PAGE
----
Any hope that the worst of Hurricane Katrina had passed was destroyed Tuesday, as the levees protecting New Orleans from flooding gave way. It is hard to imagine how the Big Easy and the city’s 500,000 residents ever will recover.
Still, as the ancient Rabbi Tarfon famously declared, “You are not required to complete the task, but neither are you free to desist from it.” And be sure, the task ahead is monumental.
Already saddled with a busted federal budget and the mounting costs of overseas conflicts in Iraq and Afghanistan, our nation now must find a way to help the hundreds of thousands of refugees from New Orleans and all the other people who had their livelihoods and homes destroyed in the storm.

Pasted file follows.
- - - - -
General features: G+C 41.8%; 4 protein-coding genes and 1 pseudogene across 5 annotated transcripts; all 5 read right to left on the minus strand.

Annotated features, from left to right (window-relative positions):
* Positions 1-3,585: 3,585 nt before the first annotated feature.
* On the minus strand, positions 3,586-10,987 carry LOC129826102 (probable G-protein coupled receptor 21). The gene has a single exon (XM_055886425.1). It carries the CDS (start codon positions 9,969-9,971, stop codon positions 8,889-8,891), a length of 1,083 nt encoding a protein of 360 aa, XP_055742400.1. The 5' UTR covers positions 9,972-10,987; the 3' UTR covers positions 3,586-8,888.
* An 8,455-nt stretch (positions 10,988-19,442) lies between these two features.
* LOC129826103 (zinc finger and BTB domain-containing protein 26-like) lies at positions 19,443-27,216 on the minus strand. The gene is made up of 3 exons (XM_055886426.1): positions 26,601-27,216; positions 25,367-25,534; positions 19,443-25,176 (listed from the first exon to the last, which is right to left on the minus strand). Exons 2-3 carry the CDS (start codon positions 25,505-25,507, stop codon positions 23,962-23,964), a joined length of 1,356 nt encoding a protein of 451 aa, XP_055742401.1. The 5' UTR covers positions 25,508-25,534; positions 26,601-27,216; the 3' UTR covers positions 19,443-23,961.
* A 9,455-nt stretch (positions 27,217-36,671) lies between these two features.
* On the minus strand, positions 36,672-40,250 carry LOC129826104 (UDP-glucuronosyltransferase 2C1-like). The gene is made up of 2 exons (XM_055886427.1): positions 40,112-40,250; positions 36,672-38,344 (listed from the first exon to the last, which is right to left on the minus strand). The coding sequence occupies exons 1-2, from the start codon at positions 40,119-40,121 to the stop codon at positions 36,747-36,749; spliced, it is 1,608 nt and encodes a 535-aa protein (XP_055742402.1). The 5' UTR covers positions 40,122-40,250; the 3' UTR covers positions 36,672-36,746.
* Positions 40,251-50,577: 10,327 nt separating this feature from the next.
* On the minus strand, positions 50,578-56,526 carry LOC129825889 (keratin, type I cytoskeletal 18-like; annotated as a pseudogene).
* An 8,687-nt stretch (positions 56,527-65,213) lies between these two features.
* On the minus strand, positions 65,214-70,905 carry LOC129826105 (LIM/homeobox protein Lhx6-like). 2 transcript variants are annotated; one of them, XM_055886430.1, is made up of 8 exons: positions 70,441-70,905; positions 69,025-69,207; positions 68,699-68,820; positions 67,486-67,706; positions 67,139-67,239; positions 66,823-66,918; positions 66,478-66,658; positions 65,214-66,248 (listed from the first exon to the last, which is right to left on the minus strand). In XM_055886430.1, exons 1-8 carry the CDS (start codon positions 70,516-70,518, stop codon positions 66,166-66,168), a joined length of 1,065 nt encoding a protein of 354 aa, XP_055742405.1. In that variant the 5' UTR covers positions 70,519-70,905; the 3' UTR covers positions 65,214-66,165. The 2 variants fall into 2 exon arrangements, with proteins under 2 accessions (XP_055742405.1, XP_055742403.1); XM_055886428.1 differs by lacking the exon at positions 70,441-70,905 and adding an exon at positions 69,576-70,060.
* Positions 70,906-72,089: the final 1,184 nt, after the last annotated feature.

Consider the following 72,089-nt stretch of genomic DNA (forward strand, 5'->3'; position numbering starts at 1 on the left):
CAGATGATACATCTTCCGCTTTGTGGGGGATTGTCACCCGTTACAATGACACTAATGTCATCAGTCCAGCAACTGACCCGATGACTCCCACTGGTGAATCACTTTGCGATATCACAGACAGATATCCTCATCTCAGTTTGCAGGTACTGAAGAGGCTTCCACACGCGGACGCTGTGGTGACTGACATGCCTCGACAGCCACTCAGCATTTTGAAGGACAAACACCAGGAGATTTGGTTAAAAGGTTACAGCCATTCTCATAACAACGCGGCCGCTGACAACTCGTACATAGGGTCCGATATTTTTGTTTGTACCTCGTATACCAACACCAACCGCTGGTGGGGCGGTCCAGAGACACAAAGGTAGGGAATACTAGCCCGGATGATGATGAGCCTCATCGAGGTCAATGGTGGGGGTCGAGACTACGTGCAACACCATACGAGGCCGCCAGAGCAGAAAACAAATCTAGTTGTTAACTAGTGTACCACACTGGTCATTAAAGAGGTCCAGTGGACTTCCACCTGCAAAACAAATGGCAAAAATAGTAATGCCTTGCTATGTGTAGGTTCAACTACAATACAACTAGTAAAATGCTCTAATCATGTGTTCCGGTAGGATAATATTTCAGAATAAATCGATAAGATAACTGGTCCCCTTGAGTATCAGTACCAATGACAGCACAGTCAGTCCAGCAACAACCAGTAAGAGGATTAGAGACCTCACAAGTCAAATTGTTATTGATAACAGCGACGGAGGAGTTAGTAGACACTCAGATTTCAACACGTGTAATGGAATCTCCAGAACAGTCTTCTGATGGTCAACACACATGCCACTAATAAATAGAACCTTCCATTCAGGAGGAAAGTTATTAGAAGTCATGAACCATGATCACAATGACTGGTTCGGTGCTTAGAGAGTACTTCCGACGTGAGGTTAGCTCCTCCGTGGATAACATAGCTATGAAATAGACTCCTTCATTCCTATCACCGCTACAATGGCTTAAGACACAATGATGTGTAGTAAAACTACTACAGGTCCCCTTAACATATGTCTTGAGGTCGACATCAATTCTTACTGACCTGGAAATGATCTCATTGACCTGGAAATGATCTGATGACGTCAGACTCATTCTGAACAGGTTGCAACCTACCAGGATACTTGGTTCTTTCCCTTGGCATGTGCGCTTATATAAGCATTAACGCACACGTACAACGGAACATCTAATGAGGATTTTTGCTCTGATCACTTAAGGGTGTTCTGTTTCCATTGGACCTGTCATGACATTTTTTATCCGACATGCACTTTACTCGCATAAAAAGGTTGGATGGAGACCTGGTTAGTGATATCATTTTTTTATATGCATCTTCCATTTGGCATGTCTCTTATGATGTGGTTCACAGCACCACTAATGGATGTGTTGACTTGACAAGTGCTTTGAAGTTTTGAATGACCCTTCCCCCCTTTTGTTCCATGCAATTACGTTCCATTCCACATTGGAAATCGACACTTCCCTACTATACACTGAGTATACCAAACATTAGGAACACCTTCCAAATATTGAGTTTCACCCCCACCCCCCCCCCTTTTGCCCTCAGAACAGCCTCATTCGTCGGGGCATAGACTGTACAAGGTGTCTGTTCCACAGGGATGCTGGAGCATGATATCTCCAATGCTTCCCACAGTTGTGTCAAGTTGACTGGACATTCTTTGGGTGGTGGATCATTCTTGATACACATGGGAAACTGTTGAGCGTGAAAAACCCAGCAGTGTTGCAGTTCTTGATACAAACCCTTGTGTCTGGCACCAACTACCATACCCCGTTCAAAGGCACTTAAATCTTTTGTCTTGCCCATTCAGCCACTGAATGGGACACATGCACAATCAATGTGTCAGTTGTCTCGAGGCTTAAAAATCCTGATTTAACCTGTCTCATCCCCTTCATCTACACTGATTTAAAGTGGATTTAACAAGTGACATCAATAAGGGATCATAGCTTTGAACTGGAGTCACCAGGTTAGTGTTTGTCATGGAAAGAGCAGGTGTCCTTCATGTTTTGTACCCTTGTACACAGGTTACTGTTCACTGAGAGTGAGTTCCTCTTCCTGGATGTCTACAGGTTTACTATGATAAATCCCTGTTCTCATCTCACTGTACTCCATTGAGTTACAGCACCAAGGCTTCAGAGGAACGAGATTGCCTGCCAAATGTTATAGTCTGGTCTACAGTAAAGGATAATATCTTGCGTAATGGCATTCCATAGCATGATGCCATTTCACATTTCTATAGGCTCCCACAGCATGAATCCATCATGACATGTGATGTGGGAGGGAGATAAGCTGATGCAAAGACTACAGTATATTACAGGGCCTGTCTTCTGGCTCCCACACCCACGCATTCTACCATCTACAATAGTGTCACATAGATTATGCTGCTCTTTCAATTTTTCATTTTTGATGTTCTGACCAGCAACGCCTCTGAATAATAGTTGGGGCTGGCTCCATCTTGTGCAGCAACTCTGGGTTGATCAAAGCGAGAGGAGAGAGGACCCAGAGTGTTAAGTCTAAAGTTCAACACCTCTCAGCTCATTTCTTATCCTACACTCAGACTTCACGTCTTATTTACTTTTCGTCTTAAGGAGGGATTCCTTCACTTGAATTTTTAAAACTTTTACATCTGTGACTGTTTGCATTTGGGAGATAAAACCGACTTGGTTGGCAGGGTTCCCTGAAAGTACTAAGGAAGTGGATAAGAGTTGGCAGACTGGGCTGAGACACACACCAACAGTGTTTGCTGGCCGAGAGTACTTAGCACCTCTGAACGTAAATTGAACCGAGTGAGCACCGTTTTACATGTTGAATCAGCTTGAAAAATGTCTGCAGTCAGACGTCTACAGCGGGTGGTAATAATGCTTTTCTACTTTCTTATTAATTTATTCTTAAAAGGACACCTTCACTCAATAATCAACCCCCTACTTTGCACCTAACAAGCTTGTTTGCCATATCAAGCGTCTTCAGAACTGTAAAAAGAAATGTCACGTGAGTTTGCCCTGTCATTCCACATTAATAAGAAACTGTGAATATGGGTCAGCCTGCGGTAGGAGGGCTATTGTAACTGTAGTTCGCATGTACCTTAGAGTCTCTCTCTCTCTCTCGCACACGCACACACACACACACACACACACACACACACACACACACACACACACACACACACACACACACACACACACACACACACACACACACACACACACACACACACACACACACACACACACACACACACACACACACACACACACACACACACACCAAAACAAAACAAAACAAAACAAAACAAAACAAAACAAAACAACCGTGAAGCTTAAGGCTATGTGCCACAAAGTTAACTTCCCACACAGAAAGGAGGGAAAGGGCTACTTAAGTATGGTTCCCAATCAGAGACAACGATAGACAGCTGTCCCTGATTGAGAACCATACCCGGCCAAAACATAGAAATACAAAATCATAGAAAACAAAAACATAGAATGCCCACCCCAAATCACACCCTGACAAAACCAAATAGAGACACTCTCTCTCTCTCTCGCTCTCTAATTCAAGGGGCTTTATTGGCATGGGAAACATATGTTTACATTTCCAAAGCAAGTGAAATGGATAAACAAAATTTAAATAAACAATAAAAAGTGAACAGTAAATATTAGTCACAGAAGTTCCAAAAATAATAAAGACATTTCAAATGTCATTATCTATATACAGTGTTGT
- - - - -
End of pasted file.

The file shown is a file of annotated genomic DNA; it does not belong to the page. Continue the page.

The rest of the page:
By now there should be no question that ordinary Americans will respond. As for their government, the jury is still out.
Time and again, the Bush administration has failed to answer the call for shared national sacrifice in the face of shared national challenges. Amazingly, despite mounting deficits and military escapades, the White House continues to push an economic program that benefits the wealthiest Americans at the expense of everyone else.
The Jewish tradition teaches that times of personal and national disaster should be transformed into times of reflection and improvement. As we pray for the victims of this week’s natural disaster and their families, we also hope that out of the devastation wrought by Hurricane Katrina will come a newfound sense of mutual commitment and sacrifice.